As the civil war in Syria between the Free Syrian Army and Assad forces enters its fourth year, elderly Armenians from the Kassab region start fleeing toward Turkey
HATAY — Armenian families in Syria are fleeing to Turkey as clashes between the Free Syrian Army and regime forces spill over to Kasab, a predominantly Syrian-Armenian town near the Turkish border. Turkey received 18 Armenians on Saturday. Rebels who gained control of the Syrian town of Kasab provided 18 Syrians of Armenian descent safe passage Saturday to a border town in Turkey's Hatay province.
Clashes between forces loyal to the Assad regime and rebels have been ongoing for nearly two weeks around Kasab. The Armenians, seven of whom were women, were welcomed by Yayladağı District Governor Turan Yılmaz, District Police Commander Akif Kızılkaya and customs personnel after rebels accompanied them to the border crossing. "Our country's door is open to all victims. First we will host you, and then transport you to the place you wish to go," Yılmaz told them.
"War broke out near our home. The opposition brought us to a safe spot in Kasab...they treated us very well," Anehud Arahunyan (67) told Anadolu Agency (AA) after arriving at Yayladağı town in the southern Turkish province of Hatay.
The refugees, among whom were injured persons who had to be provided with wheelchairs, were then hosted at a guesthouse for teachers in Yayladağı.
Earlier this week, two elderly Syrian sisters of Armenian descent settled in a neighborhood populated largely by Armenians in Samandağı, a town in Hatay.
Kasab, whose more than 2,000 inhabitants are mostly of Armenian origin, is located in the northwestern province of Latakia, Syria's main port city. Since clashes broke out in the town, the Armenian diaspora raised concerns that Turkey, which hosts the political wing of the Syrian opposition, will allegedly displace Armenians living in Kasab. Turkey denied those allegations.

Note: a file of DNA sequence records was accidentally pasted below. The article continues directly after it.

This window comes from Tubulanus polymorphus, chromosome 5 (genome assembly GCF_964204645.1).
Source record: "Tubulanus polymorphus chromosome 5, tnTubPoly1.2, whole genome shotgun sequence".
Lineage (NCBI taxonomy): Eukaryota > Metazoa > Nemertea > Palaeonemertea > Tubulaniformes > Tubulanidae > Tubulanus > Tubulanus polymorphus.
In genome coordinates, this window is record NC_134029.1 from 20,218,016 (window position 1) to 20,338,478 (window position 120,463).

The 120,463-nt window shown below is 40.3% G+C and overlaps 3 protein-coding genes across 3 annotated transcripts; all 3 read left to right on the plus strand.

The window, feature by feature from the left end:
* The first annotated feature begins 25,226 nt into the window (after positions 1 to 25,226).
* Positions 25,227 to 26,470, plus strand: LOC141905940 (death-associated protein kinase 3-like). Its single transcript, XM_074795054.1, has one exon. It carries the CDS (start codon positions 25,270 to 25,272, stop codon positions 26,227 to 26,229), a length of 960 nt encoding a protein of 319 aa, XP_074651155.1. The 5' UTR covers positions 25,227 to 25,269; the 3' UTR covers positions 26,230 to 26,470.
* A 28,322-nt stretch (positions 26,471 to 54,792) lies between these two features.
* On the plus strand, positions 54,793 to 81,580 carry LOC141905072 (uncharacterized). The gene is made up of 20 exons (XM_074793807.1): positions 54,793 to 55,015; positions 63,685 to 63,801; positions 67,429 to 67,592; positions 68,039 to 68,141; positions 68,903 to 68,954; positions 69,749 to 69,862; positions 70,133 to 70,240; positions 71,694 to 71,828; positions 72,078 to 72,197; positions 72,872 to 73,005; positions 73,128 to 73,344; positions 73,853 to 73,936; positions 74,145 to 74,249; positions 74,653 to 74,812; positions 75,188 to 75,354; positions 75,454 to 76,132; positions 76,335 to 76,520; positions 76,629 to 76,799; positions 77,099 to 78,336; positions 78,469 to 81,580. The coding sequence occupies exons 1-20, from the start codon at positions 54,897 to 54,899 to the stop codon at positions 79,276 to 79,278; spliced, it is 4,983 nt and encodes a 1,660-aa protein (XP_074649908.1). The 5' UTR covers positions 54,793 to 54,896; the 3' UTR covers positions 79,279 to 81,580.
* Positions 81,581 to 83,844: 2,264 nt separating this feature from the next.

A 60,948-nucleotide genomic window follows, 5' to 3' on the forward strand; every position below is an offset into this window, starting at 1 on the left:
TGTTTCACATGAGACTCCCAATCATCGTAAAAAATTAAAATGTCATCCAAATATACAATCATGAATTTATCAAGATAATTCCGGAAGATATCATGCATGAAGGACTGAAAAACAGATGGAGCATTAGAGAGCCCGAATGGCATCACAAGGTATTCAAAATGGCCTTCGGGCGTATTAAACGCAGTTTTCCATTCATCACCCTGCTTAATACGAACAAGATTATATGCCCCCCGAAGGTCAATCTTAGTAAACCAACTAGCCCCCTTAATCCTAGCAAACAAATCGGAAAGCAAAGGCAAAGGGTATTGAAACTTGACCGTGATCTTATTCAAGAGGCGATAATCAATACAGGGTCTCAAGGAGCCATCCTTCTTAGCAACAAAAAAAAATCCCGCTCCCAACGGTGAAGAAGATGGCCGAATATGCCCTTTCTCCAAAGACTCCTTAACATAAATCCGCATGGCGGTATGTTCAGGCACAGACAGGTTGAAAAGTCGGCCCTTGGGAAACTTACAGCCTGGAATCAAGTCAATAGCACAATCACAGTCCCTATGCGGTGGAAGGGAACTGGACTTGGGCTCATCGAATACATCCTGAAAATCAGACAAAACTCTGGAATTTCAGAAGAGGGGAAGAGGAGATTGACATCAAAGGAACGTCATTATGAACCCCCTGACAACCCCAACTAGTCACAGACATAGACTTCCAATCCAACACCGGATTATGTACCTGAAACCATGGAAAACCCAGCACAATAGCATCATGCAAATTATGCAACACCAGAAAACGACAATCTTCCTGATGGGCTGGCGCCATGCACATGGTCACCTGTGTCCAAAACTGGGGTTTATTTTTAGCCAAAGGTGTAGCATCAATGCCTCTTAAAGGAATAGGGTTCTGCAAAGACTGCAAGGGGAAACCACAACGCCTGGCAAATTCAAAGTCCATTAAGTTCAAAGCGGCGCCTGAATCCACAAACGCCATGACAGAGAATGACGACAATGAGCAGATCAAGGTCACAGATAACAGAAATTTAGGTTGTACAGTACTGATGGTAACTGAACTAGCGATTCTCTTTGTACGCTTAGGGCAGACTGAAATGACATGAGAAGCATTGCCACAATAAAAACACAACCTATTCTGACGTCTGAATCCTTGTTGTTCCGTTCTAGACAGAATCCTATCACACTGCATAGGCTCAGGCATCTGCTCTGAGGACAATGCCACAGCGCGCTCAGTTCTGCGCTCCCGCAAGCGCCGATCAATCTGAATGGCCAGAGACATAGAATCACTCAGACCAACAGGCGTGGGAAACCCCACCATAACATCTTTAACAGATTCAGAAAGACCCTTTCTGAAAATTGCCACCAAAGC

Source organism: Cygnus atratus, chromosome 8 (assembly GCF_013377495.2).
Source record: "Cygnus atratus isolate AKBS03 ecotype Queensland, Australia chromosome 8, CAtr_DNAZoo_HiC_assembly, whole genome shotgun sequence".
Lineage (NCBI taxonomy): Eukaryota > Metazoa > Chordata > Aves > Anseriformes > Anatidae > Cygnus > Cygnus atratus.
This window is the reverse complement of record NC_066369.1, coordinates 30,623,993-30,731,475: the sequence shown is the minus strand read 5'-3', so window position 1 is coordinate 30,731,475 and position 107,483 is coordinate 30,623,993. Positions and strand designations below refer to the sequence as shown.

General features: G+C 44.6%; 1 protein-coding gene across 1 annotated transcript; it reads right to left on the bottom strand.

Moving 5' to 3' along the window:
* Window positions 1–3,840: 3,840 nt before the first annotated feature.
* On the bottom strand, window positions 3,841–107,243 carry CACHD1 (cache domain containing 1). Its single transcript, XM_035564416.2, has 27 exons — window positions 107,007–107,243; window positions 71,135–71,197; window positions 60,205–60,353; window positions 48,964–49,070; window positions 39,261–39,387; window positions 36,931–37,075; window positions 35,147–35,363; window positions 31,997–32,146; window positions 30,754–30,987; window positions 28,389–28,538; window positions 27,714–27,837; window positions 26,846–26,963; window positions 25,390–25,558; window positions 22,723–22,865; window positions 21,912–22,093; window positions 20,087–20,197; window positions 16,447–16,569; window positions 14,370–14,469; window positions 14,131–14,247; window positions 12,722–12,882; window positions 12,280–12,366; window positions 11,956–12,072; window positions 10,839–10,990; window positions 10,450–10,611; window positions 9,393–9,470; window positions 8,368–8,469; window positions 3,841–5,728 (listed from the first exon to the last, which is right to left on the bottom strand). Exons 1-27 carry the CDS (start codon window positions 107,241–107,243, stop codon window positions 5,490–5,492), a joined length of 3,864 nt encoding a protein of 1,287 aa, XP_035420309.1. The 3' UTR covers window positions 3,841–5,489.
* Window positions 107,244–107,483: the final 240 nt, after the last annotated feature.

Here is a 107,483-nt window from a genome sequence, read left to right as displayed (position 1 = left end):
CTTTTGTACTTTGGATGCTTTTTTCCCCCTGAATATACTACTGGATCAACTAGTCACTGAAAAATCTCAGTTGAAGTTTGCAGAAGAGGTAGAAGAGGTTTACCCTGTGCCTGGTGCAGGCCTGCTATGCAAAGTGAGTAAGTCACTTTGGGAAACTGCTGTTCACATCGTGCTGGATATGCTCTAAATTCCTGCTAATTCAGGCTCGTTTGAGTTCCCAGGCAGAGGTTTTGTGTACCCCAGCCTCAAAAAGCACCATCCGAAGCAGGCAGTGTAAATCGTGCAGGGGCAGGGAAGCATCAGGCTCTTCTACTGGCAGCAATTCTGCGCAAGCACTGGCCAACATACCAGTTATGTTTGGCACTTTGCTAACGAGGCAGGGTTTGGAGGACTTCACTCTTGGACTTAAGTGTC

Turkish Foreign Minister Ahmet Davutoğlu said Armenians leaving in Syria would be welcomed to Turkey like refugees from other ethnicities. "I personally spoke to Armenian foundations and [members of the] community in order to ensure Armenian refugees know they are welcome in Turkey," Davutoğlu told Daily Sabah earlier this week. He assured that Turkey would be ready to do anything for Armenians' security and peace of mind. The first Armenians to arrive in Turkey from Syria were two elderly sisters, Surpuhi and Satenik Titizyan, who were welcomed in Yayladağı and provided accommodation by the Turkish governorate. Turkey and Syria share a more than 800 kilometer-long border and Yayladağı has repeatedly been hit by shells and rockets from the tension in Kasab. The war between the rebels and forces loyal to embattled Syrian President Bashar Assad has been in an uneasy stalemate since late 2013.
Syria has been gripped by almost constant fighting since Assad's regime responded to antigovernment protests in March 2011 with a violent crackdown, sparking a conflict which has spiraled into a civil war. The civil war, which entered its fourth year last month, has claimed more than 140,000 lives, according to Londonbased Syrian Network for Human Rights.